Author is a long time gardener and former professional. Loves to share her rescues & successes in the plant world in which she thrives.
Build a Miniature Greenhouse Using an Everyday Item
I love using basic things in my home to accomplish what I need to complete a project. I'm at a time in my life where I am giving no longer needed items to my grown kids to declutter and simplify my home.
For the purpose of starting seeds to plant in my garden or in decorative pots, I was looking around for ideas to create a repurposed or reusable container. I've found it and would like to share with you how I'm using a underbed or gift wrap roll storage container, regular gardening items, and basic household and kitchen accessories to create my mini-greenhouse setup.
- Lidded storage container
- Plant trays
- Seed starting ~or~ potting soil
- Water & watering can
- Outside thermometer with an optional moisture meter
- Optional: Heating pad for what I call "quick sprouting" (explained below) and regulating indoor overnight temperatures
Green Reusable Tools I Use
- Spray bottle (formerly contained hairspray)
- Plastic fork, perfectly size for digging in small cell seeding tray
- A plastic knife for tamping new plantings; Plastic knives are also good for labeling rows
- Outside thermometer for checking temperature, and humidity if available
- Tweezers or forceps
- Plastic smooth-bottom bowl for selecting seeds for sowing
- Small funnel for pouring seeds and returning unused seeds to packet.
How to Set Up a DIY Tabletop Greenhouse
- Open storage container upside down or place the separated top on the surface.
- Try arranging trays to fit. Cut and remove some cells to fit if needed.
- Fill cells with soil. Tamp down and water until wet. Top off with more soil if needed and repeat watering. If soil or seed starter seems to float, I may leave until the next day and re-dampen the medium.
- Plant seeds according to packets. Mark rows or individual cells if more than one type of seed is planted. A few marking ideas are shown below.
- Add water to the tray so that it is at least 1/8" deep. It's important for seeds to stay wet instead of just damp for the first 24 hours to kick-start the rooting process. This also helps with many coated seeds.
- Cover, and proceed to "Quick Sprouting" below.
Plant Marker Label Options: I'm Using Plastic Knives and Clothes Pins
How to "Quick Sprout" Seeds
- Heating pad
- 2 Towels
- and your covered mini greenhouse
- Place towel on tabletop or other desired location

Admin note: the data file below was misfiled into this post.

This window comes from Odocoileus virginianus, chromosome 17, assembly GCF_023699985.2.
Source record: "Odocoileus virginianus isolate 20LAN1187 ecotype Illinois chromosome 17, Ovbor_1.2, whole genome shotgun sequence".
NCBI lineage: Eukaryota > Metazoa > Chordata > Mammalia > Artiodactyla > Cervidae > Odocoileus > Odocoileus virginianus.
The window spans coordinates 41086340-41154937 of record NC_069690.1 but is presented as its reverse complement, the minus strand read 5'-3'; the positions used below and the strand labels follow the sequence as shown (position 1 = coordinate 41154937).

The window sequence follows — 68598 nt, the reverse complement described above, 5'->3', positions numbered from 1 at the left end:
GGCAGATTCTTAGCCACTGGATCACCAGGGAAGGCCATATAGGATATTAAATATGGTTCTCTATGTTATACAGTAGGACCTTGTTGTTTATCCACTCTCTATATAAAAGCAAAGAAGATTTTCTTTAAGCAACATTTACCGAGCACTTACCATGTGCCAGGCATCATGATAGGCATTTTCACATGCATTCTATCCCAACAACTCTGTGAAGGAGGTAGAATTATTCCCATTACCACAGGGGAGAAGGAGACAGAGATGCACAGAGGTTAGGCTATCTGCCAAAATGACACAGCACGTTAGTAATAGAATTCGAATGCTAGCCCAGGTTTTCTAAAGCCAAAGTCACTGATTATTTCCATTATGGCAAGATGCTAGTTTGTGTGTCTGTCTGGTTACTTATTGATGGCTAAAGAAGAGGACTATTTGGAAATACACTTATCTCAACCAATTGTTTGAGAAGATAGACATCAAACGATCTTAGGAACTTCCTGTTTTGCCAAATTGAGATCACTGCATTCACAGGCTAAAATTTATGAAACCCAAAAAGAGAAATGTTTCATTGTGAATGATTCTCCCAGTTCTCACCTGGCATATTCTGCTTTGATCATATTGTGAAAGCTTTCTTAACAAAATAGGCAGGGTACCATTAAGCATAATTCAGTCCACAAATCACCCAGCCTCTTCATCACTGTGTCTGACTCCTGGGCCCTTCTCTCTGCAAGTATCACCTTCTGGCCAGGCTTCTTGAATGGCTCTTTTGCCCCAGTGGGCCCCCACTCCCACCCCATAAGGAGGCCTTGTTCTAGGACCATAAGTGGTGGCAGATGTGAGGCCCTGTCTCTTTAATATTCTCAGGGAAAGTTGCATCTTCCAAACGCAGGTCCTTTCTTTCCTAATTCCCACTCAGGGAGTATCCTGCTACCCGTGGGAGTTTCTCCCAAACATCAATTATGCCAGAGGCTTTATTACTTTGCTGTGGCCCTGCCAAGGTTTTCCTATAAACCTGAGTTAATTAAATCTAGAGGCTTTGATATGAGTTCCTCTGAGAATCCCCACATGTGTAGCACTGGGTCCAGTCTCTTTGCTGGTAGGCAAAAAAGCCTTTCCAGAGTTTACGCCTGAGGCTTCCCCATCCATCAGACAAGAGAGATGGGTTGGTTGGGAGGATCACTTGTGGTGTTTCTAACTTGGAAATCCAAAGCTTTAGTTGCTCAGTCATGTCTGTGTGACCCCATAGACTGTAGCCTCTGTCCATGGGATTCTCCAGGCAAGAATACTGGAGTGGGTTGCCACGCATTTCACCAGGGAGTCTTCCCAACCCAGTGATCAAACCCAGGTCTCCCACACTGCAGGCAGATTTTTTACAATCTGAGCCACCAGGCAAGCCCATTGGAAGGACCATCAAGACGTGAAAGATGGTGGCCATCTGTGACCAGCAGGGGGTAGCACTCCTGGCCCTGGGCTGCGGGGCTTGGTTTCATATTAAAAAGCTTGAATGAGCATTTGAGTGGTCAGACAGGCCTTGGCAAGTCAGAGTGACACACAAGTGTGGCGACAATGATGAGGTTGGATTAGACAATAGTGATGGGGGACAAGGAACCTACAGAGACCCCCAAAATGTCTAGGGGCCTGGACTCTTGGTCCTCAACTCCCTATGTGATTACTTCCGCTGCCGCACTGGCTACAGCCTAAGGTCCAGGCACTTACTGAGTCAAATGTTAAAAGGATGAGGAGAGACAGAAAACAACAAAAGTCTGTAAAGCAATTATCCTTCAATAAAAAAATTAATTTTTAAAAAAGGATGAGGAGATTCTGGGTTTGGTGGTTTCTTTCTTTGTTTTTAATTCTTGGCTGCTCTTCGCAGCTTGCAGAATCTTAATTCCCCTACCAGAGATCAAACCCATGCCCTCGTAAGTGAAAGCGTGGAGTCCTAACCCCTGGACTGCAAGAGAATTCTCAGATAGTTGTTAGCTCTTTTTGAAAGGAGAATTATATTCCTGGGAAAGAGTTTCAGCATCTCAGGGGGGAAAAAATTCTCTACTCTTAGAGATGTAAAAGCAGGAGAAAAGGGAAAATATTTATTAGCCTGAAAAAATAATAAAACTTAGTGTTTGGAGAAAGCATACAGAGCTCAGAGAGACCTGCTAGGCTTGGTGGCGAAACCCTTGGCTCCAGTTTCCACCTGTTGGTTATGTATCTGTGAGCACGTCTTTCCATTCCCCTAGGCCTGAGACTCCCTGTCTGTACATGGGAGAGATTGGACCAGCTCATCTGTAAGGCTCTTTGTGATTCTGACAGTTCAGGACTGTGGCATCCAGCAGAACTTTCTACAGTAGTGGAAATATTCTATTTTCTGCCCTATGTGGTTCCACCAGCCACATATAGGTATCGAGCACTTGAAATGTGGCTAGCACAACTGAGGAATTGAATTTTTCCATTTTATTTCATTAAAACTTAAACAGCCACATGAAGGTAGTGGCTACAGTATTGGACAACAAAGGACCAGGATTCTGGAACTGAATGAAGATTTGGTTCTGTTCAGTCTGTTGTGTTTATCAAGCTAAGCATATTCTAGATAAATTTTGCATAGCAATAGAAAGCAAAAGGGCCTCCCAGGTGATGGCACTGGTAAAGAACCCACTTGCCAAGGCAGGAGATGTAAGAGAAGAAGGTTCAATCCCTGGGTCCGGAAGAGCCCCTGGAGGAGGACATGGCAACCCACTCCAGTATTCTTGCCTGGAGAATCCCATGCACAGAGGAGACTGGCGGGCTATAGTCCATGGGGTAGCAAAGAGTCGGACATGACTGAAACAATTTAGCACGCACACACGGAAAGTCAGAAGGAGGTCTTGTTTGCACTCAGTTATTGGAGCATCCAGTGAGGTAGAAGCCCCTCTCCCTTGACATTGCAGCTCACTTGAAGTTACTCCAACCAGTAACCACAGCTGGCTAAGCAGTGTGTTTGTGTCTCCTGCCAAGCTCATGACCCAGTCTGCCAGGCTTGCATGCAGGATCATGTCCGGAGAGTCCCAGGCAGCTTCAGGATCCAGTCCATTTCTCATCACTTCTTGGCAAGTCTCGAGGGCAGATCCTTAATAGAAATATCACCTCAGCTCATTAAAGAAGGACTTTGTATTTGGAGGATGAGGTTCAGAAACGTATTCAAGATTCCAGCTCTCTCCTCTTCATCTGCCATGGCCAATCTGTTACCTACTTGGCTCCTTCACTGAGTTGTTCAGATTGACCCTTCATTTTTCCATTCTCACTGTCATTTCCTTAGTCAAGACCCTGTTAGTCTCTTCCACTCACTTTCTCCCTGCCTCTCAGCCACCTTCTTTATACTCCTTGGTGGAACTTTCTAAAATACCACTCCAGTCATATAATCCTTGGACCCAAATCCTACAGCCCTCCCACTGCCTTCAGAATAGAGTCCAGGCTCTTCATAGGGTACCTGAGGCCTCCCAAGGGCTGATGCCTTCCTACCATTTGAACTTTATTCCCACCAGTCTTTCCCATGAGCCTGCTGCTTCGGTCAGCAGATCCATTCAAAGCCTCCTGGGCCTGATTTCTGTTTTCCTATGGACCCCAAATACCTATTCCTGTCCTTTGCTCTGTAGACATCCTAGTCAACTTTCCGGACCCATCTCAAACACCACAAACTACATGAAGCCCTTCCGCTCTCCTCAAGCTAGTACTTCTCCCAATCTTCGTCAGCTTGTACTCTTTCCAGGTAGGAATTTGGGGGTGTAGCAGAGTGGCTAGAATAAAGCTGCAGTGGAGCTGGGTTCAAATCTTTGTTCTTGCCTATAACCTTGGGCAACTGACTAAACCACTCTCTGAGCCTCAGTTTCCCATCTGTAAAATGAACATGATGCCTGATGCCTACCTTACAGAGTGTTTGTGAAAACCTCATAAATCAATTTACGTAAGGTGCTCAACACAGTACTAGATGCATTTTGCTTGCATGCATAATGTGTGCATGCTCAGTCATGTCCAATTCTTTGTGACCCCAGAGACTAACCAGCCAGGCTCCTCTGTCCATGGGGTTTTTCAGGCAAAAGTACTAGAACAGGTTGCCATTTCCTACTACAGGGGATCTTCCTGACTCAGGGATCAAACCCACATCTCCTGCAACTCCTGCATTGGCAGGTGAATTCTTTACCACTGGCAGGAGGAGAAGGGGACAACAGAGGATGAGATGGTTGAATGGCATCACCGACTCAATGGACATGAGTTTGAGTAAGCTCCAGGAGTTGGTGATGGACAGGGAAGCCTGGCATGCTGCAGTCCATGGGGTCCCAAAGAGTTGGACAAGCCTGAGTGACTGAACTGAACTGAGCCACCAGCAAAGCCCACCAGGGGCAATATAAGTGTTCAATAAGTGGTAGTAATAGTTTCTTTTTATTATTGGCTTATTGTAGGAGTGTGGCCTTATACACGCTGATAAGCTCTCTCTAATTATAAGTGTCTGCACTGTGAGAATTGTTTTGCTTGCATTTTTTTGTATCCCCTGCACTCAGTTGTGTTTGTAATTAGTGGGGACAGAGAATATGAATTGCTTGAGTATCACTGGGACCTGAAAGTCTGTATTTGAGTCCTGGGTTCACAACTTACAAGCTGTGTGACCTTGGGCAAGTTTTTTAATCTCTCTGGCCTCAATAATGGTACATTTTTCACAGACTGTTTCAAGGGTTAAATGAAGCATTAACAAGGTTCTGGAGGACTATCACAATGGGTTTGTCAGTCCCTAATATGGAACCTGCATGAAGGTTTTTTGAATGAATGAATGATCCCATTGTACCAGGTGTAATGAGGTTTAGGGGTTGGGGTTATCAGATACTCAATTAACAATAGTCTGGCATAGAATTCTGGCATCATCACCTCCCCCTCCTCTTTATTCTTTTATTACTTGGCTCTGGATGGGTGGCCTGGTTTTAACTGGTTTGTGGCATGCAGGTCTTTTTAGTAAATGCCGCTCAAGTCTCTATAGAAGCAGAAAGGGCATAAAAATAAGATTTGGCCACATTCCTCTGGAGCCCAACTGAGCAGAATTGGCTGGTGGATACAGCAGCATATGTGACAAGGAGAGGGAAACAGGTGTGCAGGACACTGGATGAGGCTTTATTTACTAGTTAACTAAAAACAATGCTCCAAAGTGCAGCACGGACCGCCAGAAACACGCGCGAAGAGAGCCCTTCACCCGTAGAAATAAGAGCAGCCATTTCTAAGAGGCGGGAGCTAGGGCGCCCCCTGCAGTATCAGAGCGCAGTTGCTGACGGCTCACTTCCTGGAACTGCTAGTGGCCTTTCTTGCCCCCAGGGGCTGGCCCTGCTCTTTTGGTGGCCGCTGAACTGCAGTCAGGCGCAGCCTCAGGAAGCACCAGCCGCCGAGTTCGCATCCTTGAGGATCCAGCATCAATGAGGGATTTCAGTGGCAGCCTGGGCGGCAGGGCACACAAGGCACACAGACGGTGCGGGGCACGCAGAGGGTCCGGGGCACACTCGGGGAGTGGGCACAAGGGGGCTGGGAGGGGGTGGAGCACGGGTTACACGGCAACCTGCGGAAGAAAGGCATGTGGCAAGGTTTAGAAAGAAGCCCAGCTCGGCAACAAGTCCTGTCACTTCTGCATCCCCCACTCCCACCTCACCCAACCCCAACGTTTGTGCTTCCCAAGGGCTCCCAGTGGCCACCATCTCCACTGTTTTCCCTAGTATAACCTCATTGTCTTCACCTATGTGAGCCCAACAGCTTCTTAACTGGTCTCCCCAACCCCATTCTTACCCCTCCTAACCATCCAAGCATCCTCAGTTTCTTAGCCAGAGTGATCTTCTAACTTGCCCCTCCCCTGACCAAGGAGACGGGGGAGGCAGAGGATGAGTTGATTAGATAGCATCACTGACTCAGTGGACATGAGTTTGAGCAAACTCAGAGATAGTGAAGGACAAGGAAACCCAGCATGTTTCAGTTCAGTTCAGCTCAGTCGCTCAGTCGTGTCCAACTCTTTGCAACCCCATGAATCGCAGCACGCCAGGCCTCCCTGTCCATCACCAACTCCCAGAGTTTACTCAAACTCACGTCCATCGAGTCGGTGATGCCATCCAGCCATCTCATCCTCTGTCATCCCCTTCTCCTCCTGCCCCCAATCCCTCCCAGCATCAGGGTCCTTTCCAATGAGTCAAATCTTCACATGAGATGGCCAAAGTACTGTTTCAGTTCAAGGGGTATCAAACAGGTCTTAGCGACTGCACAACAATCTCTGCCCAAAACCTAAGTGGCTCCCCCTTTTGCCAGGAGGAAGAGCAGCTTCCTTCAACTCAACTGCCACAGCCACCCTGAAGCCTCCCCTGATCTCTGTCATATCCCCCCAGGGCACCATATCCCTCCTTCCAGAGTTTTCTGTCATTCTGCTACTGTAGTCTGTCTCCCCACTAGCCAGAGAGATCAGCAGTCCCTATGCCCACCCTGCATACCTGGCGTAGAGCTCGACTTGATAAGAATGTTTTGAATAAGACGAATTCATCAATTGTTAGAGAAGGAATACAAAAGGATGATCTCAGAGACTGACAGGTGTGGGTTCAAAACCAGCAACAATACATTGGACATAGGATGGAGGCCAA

- Place greenhouse on top
- Place heating pad on top greenhouse
- Place other towel over heating pad entirely covering greenhouse
- Set heating pad on lowest setting.
- Leave covered and heating for 3 days.
It really doesn't make sense that this supercharges seeds, but it does work for many plants.
This process does take a little follow-up to acclimate. For the first day, I suggest removing cover and heating pad to allow your new seedlings to adjust to the light. The second day, check for moisture and add water if needed. Then open the cover during daylight hours. Return to the regular schedule.
A Little Assistance in Warming the Seedlings Is Always Welcome
Watering Maintenance for Your New Greenhouse Plants
Test the moisture in the tray cells. If a finger pressed on the soil is:
- Slightly damp, it's good
- Dry, water it
- Wet, drain tray if needed, and leave the top off to dry a bit ~or~ place outdoors in temperate weather
Nighttime Schedule for Maintaining Greenhouse Seedlings
- Indoors: At night, if indoor temperatures are expected to be less than 65-70 degrees, place heating pad set on the lowest temperature and cover with a towel. If temperatures are expected to between 65-70 just close cover and skip heating pad, but cover with a towel. Real plants appreciate evening darkness, too.
- Outdoors: If you expect the temperature to be at least 65 degrees, your plants will love having a night out, but won't appreciate the stress of heavy due or rain yet due to immature fraility.
How to Maintain a Mini Greenhouse During Daytime Hours
During the day, if outdoor temperatures are expected to be above 60 and partly sunny, feel free to take your greenhouse outside, flip off the top, and let your little garden seedlings enjoy the natural sunshine. They will also appreciate windy breezes which makes their stalks stronger. If all day sun or higher temperatures are expected, try to find a place that will give some shade in the afternoon. New little plants will overcome heat wilting and sunburn, but those incidents will delay the process since recovery does make the plants work harder to fix themselves instead of growing.
Return to the house in the evening for temperatures below 65, and follow the nighttime process.
Have You Ever Tried Seed Starting Before the Growing Season?
More Garden Hacks Using Eco-friendly Green Tips
© 2016 Beth Webster-Duerr
Any Suggestions or Questions about this DIY Greenhouse Instruction? Please Post Here. Thanks for Stopping By!
RTalloni on May 20, 2016:
Thanks for sharing your ideas and method to quick sprout seeds. I've waited too long to try starting some gloriosa lily seeds and this may get me some blooms this summer. :)